Don't Underestimate The Pumpkin Yet
Pumpkin gnochhi in the making. Photo: Danya Dhanak
The American obsession with pumpkin was one of those things I didn’t quite understand at first. Here in India, we aren’t quite exposed to pumpkin in a way that makes us want to eat it. It’s no novelty, nothing special.
Conversely, in my years at Michigan and New York, the pumpkin obsession began immediately after Labor Day (the first weekend in September). It begins in September, the beginning of fall or autumn, and continues through Christmas at least – pumpkin pie, pumpkin bread, pumpkin ravioli, the quintessential “basic” Starbucks Pumpkin Spice Latte, pumpkin spiced granola, it goes on.
Two pumpkin dishes stand out in my memory: the pumpkin ravioli with sage, butter and walnut sauce on Locanda Verde’s fall menu (an exceptional Italian restaurant and probably my all-time favourite place to eat in New York). The second is the spicy, warm pumpkin bread my colleague would bake several times during the fall; it brought people from all over the trading floor by her desk.
I only understood pumpkin when I gave it a chance. It has an amazing quality that it is equally yielding to sweet treats as it is to savoury dishes; it absorbs the spices and herbs it’s cooked with layered with its delicate flavour.
When I moved back to India, I wondered why it isn’t used as much here even though it is available essentially all year-round. Bengalis use pumpkin in curries and sweets, but urban India isn’t really exposed to it.
I’m sharing two ways to use pumpkin - in gnocchi, the classic Italian potato-based dumplings and all-American pumpkin-spiced chocolate chip cookies. Both are accessible and doable wherever you are in India – no imported or über gourmet ingredients required.
If you have picky eaters, do yourself a favour and don’t tell them the “secret” ingredient you’ve worked with. Try these recipes to discover the new flavours and textures you can concoct with an ingredient you’ve probably ignored for a long time.
110g pumpkin puree (yielded from approx. 200g pumpkin)
200g /2 medium potatoes
40g all-purpose flour (maida)
40g whole-wheat flour (atta)
Salt and pepper
Approx 80g flour (set aside)
2 tbsp butter
5-6 tbsp cheese (I used parmesan)
1 tsp dry or 8-10 leaves fresh herbs, chopped – rosemary, basil, sage all work well
1. Individually wrap the pumpkin and potatoes in aluminum foil. Bake at 250 C for 35-40 minutes or until soft enough to pierce completely with a fork.
2. Peel the potatoes and grate (using a potato ricer or on the finest side of your grater) while still warm.
3. Remove the skin and puree the pumpkin.
4. Combine the pumpkin puree, grated potatoes, one egg, 40g of all-purpose and whole-wheat flour each and salt and pepper. Work with your hands to mix them until just combined. Avoid over-mixing or over-kneading. If it’s still too wet, add 1 tbsp of flour at a time from the 80 g you’ve set aside. The less flour you use, the better your gnocchi will be – soft and pillow-y.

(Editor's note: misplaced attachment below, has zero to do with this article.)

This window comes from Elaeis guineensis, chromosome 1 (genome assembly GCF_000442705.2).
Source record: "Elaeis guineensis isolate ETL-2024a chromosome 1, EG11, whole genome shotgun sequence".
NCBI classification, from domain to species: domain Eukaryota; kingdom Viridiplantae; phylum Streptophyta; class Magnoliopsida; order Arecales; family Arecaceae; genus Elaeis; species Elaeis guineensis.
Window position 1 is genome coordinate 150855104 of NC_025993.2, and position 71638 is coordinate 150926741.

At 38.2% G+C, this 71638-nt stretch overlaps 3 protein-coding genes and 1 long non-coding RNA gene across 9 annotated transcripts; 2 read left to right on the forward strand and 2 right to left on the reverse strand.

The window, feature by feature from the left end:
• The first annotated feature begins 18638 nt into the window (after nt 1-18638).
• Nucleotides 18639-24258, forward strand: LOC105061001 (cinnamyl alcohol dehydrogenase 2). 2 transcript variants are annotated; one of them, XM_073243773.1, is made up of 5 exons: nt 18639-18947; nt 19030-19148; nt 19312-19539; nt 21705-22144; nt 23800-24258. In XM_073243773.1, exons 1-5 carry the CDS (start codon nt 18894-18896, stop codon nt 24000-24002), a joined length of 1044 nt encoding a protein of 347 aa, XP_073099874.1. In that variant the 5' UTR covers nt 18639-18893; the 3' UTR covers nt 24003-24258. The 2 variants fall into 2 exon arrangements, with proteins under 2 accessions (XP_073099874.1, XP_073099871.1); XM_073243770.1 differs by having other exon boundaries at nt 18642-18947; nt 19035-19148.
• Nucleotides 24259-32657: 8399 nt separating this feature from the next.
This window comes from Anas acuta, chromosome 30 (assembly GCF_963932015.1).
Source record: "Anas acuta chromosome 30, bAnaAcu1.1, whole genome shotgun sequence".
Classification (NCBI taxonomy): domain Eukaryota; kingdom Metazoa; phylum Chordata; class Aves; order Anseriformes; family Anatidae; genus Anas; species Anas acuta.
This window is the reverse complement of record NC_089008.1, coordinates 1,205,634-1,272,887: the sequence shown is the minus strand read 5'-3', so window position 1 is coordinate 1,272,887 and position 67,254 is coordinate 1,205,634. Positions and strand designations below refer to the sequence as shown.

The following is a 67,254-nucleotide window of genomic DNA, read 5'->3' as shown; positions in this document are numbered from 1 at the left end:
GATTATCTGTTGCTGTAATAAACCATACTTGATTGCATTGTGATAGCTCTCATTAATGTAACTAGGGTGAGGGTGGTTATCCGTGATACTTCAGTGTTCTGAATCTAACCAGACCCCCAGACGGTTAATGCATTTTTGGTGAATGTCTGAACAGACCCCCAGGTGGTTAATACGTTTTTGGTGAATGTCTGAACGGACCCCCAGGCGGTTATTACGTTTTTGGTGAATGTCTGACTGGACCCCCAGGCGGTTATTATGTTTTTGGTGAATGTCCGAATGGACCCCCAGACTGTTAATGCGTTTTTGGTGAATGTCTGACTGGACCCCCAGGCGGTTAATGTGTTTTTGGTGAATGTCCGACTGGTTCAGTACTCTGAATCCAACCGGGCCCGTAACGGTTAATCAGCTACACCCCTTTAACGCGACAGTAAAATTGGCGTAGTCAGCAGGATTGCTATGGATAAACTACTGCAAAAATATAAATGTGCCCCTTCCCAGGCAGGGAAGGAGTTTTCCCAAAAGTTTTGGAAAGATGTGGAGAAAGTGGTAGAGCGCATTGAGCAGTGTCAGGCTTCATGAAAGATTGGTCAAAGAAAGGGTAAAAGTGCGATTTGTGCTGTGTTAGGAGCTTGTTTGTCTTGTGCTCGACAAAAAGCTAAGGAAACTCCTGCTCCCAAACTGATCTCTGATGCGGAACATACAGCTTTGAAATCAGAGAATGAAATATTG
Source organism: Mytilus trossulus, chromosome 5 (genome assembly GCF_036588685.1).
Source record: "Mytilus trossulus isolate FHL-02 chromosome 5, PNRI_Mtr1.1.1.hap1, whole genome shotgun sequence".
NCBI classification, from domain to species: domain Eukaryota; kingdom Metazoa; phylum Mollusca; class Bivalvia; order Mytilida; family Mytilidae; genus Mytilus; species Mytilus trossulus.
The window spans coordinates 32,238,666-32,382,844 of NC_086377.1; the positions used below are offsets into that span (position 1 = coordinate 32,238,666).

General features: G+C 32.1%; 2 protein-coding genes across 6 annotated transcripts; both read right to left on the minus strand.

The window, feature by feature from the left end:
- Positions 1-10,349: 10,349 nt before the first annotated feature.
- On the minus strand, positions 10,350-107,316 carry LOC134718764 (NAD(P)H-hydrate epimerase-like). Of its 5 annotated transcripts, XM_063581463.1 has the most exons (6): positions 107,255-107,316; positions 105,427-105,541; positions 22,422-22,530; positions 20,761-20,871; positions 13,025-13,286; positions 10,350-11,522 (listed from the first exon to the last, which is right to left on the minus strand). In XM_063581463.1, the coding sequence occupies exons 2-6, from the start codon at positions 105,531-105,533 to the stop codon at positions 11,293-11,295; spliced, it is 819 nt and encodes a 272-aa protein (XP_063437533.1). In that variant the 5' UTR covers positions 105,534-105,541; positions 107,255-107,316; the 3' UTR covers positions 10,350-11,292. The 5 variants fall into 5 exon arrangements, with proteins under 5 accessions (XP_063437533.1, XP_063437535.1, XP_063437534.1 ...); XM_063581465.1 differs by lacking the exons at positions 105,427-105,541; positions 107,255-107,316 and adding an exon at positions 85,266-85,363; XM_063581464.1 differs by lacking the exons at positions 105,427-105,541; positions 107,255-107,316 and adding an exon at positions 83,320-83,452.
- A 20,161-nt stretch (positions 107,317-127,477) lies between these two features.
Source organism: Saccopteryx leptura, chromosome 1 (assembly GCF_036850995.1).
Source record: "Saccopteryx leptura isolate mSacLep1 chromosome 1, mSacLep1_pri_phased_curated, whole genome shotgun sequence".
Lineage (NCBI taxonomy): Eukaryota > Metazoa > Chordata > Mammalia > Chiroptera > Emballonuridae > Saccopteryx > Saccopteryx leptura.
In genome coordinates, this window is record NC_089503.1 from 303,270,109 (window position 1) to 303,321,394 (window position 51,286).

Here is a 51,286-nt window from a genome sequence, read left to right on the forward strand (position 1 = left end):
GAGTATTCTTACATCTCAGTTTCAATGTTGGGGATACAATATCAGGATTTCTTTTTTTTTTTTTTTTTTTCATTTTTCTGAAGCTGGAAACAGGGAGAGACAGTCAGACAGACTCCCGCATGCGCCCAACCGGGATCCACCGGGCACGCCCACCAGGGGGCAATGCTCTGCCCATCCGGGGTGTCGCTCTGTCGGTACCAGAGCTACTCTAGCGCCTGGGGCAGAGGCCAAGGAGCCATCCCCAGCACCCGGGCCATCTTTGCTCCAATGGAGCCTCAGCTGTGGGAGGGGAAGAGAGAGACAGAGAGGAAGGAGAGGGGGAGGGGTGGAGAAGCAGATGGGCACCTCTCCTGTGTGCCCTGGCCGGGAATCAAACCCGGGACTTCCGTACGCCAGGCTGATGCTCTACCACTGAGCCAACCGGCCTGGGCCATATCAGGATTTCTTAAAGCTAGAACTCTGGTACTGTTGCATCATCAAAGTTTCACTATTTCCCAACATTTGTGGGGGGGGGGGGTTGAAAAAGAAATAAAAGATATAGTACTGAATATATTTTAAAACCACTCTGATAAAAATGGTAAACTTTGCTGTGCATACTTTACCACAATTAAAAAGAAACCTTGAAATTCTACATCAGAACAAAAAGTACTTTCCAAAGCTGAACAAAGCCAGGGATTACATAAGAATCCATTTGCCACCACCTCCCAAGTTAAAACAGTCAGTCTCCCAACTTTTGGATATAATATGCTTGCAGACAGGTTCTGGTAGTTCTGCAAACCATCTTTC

5. Take a small fistful of the dough, dust it with flour and roll it out into a long, thin rope (approx. ½ inch thick) onto a clean, dry, floured surface. Cut into approx. 1inch pieces (see photo). Use a fork to press lightly into each piece. This helps each dumpling absorb the sauce better when in the final steps.
6. Bring 1 litre of salted water to a rolling boil in a large pot. Drop in 10-12 dumplings at a time to boil. They will be done in 1-2 minutes, when they rise up to the surface – remove them with a slotted spoon and set aside.
7. Repeat the steps above until you’re done with all the dough.
8. At this point, either cook the gnocchi in sauce or freeze for later use.
9. In a large saucepan, melt the butter. Add the chopped herbs and sauté for a minute. Add 2-3 tbsp of the gnocchi cooking water and 20-24 pieces of gnocchi. Remove from the heat in 2-3 minutes and top with cheese of your choice. Serve immediately.
Note: For added flavour, you can add 1-2 cloves of finely chopped garlic into the gnocchi dough. Don’t boil the potatoes or pumpkin – this adds a lot of moisture, which means you’ll need to add more flour - your gnocchi will turn out to be gummy.
Pumpkin spiced chocolate chip cookies. Photo: Danya Dhanak
Pumpkin Spiced Chocolate Chip Cookies (Eggless)
150 g pumpkin puree (approx. 275g pumpkin)
100 g butter, melted
140 g castor sugar
1 tsp vanilla essence
90 g all-purpose flour (maida)
90 g whole-wheat flour (atta)
¼ tsp baking powder
¼ tsp baking soda
1½ tsp cinnamon powder
½ tsp clove powder
A pinch of salt
100 g chocolate chips
1. Wrap the pumpkin in aluminum foil and bake at 250C for 25-30 minutes or until it is soft enough to yield to a fork.
2. Puree the pumpkin.
3. In a large mixing bowl, combine the pumpkin puree, melted butter, castor sugar and vanilla essence.
4. In a separate bowl, stir together the flours, baking powder and soda and spices.
5. Add the dry ingredients into the wet and stir until just combined (don’t overmix). Add in the chocolate chips.
6. Chill the dough for 30 minutes in the fridge.
7. Spoon out balls of 1 tbsp of dough onto a greased baking sheet/non-stick baking sheet. The cookies will spread a bit in the oven, so leave enough of a gap between.
8. Bake for 15-20 minutes at 180 C. They will not be completely hard and it may seem that they are not completely “done” – they will firm up as you allow them to cool. Allow them to cool in the oven for 30 minutes.
9. Remove from the baking sheet and serve warm.
Recipe adapted from Sally’s Baking Addiction
The author recently moved back to India after studying at the University of Michigan and working at Goldman Sachs in New York. She shares recipes and travel tips on her blog The India Edition.